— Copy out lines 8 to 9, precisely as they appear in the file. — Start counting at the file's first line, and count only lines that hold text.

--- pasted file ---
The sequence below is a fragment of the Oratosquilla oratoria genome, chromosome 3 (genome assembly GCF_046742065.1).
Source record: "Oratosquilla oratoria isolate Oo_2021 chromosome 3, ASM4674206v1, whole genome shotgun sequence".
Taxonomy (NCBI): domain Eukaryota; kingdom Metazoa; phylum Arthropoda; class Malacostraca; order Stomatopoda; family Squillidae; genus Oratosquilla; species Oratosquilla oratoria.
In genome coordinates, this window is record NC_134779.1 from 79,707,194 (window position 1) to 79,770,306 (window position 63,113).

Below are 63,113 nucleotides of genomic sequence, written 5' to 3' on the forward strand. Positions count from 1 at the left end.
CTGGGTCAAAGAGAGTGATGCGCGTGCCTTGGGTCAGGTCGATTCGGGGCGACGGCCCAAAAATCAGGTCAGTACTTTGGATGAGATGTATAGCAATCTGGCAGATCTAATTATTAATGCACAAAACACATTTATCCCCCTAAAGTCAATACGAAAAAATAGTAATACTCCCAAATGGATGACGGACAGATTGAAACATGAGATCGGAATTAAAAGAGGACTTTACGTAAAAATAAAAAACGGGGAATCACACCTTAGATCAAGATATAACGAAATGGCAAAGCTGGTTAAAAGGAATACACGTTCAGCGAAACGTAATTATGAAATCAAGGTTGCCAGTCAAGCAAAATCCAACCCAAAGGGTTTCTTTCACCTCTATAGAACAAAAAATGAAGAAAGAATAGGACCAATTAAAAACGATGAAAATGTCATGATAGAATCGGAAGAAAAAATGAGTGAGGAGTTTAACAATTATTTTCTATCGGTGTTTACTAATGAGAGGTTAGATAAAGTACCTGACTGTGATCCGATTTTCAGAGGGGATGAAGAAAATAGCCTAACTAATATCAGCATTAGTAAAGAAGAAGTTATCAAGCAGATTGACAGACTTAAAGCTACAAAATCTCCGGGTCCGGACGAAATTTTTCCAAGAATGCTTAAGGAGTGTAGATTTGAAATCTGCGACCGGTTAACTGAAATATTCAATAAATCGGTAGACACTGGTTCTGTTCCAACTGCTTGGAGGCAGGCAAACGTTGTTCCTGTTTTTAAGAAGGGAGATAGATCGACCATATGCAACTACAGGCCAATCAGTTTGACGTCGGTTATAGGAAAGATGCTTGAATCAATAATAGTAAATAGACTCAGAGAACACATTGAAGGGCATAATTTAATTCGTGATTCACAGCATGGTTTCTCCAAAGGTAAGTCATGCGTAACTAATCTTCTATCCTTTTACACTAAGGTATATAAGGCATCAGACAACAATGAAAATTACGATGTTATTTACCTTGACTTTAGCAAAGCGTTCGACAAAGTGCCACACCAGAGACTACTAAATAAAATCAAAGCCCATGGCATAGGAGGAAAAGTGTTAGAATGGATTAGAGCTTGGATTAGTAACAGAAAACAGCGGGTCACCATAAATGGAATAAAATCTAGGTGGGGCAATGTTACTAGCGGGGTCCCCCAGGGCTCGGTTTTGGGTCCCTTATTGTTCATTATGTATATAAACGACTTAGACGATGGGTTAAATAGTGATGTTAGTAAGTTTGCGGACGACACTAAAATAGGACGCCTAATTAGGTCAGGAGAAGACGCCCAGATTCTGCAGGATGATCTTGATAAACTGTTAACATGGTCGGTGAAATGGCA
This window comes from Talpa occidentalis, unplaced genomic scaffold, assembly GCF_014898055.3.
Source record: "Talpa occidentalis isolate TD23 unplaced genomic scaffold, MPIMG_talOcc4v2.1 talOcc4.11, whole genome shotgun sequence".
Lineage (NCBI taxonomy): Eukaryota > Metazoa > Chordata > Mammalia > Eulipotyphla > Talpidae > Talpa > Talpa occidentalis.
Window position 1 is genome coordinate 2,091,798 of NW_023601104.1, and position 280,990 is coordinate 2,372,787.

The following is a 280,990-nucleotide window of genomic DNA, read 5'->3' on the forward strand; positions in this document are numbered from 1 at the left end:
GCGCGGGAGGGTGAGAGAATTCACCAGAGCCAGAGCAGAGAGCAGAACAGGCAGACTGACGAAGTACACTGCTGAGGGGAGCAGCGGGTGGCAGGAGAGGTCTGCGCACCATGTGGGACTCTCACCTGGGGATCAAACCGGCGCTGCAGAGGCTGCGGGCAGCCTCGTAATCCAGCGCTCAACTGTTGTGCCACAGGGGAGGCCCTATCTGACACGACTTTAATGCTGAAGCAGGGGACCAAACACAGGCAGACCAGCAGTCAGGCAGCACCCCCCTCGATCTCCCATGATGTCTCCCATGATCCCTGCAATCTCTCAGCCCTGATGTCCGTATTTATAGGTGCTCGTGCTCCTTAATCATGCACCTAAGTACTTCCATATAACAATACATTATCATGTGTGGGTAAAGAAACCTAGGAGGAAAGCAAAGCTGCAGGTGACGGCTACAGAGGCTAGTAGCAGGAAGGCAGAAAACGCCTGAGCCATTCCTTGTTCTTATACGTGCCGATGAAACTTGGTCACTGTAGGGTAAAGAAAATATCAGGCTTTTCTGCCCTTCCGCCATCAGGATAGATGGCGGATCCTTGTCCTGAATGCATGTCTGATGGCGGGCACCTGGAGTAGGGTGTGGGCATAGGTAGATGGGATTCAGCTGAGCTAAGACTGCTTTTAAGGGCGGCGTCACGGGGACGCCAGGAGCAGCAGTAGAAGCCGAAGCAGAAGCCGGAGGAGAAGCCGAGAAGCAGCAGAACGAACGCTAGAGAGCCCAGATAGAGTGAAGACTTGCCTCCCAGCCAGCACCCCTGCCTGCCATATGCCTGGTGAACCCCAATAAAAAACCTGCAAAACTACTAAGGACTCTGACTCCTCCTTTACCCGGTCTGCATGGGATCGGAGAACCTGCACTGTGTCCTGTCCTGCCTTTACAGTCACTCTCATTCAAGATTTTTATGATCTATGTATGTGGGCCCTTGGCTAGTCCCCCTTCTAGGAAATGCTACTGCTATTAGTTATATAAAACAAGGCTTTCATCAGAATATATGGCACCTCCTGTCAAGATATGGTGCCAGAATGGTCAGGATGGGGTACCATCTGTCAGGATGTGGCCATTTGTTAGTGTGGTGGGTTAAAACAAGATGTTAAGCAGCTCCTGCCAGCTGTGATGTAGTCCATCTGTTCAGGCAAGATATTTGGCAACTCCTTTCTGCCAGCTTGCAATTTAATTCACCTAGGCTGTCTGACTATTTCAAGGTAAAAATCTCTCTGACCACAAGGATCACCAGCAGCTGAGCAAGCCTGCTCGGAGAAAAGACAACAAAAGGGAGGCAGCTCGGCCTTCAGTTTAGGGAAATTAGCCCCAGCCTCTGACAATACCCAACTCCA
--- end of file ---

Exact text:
Source record: "Talpa occidentalis isolate TD23 unplaced genomic scaffold, MPIMG_talOcc4v2.1 talOcc4.11, whole genome shotgun sequence".
Lineage (NCBI taxonomy): Eukaryota > Metazoa > Chordata > Mammalia > Eulipotyphla > Talpidae > Talpa > Talpa occidentalis.